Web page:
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It’s Never too Early to Get Started with Voice Tech

Twelve-year-old Aariv Modi is taking the voice community by storm as a young but brilliant developer. When he’s not playing chess, basketball, or reading books, Modi creates Alexa skills and speaks at voice tech industry conferences globally. In fact,  Aariv was among the most anticipated speakers at last year’s Voice Summit and was named 2020’s “Voice/AI Industry Pioneer of the Year.” You must be wondering, if a seventh-grader can make a voice application, can I do it too? How difficult can it be really or is this a kid genius? 

Getting Started - Voice Tech Application Tools 

There are numerous tools available to create voice applications on two of the most widely used voice technology devices, Google Assistant and Amazon Alexa. Luckily, creating voice applications is a fairly straightforward process. 


As with all Google products, the voice tech leader would like Google Assistant users to enjoy its wide array of conversational actions, but to also make it easy for anyone to build experiences that will benefit the user and the whole community. See a need, meet a need. As humans, we seek to capture and transmit our voices to communicate with others in a meaningful way, and voice technology is here to assist.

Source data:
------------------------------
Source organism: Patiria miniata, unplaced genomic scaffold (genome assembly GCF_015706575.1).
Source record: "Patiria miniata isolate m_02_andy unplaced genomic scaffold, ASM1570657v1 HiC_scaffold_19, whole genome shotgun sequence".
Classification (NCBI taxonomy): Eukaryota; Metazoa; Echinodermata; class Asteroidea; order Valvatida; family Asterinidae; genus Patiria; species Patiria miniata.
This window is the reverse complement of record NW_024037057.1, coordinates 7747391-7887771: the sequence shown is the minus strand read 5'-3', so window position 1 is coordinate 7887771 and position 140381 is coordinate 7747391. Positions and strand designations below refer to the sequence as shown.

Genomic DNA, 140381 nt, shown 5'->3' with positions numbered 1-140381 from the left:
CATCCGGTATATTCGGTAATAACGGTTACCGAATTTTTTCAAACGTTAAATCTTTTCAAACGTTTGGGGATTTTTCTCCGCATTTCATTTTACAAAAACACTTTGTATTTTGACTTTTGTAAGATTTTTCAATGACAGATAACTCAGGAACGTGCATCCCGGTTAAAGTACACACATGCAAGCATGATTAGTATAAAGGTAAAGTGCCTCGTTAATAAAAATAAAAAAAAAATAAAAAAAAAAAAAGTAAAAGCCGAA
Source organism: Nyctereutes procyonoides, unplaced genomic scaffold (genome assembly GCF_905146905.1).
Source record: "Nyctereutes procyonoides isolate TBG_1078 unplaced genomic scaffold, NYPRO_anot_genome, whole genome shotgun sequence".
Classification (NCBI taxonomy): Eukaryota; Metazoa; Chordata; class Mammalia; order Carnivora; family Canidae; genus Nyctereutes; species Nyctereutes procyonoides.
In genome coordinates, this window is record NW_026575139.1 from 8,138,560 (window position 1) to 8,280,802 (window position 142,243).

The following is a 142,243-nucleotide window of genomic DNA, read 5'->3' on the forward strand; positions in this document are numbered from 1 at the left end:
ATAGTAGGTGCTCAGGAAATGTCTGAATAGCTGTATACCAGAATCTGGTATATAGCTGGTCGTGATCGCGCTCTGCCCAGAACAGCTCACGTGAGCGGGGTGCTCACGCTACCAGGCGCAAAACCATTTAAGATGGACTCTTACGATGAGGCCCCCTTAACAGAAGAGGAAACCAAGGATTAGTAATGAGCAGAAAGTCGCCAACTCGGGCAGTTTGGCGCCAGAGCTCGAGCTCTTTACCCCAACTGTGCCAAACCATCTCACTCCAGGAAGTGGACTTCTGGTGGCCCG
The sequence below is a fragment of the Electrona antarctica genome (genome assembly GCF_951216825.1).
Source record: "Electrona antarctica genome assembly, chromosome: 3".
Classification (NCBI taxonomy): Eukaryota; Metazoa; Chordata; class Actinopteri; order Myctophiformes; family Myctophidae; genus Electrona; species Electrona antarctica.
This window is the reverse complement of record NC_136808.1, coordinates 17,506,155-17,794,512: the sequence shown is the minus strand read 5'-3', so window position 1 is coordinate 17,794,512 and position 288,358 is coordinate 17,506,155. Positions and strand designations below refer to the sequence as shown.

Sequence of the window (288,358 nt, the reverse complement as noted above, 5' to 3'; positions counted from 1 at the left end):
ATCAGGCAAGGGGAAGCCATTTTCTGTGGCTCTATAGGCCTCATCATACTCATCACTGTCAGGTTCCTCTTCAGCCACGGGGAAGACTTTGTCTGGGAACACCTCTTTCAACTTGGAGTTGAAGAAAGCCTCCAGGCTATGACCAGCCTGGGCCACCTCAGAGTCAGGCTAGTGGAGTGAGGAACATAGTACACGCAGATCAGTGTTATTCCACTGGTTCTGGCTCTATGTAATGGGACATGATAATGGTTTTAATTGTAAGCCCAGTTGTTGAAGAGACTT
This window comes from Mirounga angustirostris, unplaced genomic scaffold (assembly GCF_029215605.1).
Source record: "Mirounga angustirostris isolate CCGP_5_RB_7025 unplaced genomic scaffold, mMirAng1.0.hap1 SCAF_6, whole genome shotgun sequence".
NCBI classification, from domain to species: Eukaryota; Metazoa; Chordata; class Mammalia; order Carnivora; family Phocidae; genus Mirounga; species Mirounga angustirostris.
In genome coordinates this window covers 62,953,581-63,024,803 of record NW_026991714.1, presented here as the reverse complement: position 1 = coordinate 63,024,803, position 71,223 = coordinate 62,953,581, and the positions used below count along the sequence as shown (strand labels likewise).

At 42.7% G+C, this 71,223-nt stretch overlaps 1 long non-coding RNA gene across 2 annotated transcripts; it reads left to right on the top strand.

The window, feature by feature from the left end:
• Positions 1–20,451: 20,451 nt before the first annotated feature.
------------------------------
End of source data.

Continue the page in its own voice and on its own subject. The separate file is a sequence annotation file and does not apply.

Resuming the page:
You’re going to want to start in Action Console, where it will ask you what kind of Action you want to build: Smart Home, Game, or Custom. You can start from a blank project or go off of one of the preset templates for actions. Luckily, the step by step process is pretty self-explanatory.


Next, add a visual experience to your Google action through the Interactive Canvas which allows you to build games and experiences rendered directly in Assistant using HTML, CSS, and Javascript. 


Of course, you could always partner with platforms like VoiceFlow to design, prototype, and build your voice apps collaboratively. No coding is needed as you try different ways to get the user experience right before building yourself. With a familiar product design, you can approach voice with more confidence and ease. At this point, they are powering 250 million conversations a year on Alexa and Google Assistant alike. (You will want to stick with one platform throughout the whole process, as it can get confusing when agent configurations and codes are hosted separately.)  Nowadays, these platforms are creating dual functionality so that you don’t have to create two separate apps for Alexa Skills or Google Actions. 


To make your Alexa skills more engaging, Aariv recommends using Speech Synthesis Markup Language. You can use SSML in your output speech response to control how Alexa generates the speech. For example, you can add pauses and other speech effects. He goes on to encourage speech cons, Polly voices, sound effects, and APL to increase engagement. To improve retention, Aariv recommends minimal friction, high-quality content, triggers, personalization, and feedback.


To get more updates and information on the latest tools for developers as they create new and innovative content, please subscribe to the monthly industry show, VOICE Talks. Also, grab your seat now for VOICE Global 2021, June 16, a 24-hour inside look at how brands around the world are incorporating voice into their businesses being held live across 120 countries. Who knows, maybe you’ll be named the industry’s next pioneer? 

VOICE Global